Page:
written by Maria Gianferrari
illustrated by Jieting Chen
published by Millbrook Press

I love that Maria helps us think about ice in a lyrical and alive way.  She talks about the way ice moves, forms, and makes noises.  She digs into how ice changes and that it doesn't stay the same.  And all along, we feel the sense of movement and change with her lyrical poems.  While young readers are learning about the ice in their world, they are doing so through poems that make the words dance and stretch and move through Maria's beautiful writing.

I am a big fan of Maria's writing.  Whether through poems or prose, she brings nonfiction to life.  I asked Maria about this, and I think her response is something to share with young readers to make them think more about their own writing and writing processes.  I'll let Maria take over now!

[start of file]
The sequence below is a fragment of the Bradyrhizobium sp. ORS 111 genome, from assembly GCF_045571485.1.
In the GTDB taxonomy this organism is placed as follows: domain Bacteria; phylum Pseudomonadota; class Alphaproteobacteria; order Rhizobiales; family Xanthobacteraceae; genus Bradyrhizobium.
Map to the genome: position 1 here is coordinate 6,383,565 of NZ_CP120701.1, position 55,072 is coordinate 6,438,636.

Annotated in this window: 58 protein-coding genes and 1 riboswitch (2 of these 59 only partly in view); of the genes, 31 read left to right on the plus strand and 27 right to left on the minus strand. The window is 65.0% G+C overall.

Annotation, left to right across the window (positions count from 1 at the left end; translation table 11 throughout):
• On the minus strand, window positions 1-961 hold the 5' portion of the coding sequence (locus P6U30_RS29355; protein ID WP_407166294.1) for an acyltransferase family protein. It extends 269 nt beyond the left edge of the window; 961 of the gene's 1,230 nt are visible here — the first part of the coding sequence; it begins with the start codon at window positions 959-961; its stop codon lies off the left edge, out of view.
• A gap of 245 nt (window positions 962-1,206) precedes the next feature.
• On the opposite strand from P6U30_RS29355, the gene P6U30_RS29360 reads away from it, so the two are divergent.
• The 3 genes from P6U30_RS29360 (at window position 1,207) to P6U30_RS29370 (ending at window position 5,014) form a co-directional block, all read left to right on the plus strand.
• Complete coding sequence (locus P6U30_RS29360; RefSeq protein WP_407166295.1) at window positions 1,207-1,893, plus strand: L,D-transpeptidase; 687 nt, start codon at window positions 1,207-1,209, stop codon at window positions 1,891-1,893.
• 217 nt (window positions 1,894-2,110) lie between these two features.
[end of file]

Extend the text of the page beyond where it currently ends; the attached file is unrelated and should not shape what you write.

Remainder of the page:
Tips for Translating STEM Topics into Poetic Texts

I’m delighted to be back here at Mrs. Knott’s Book Nook, a favorite and go-to blog for book recommendations. Thanks for having me, Michele!

Today I’ll be talking about translating STEM and scientific research into lyrical writing. For me, science and poetry go hand-in-hand and are complementary. I love how poetry can distill and encapsulate images and how scientific language and vocabulary can also be quite poetic in nature.

Research & Pre-writing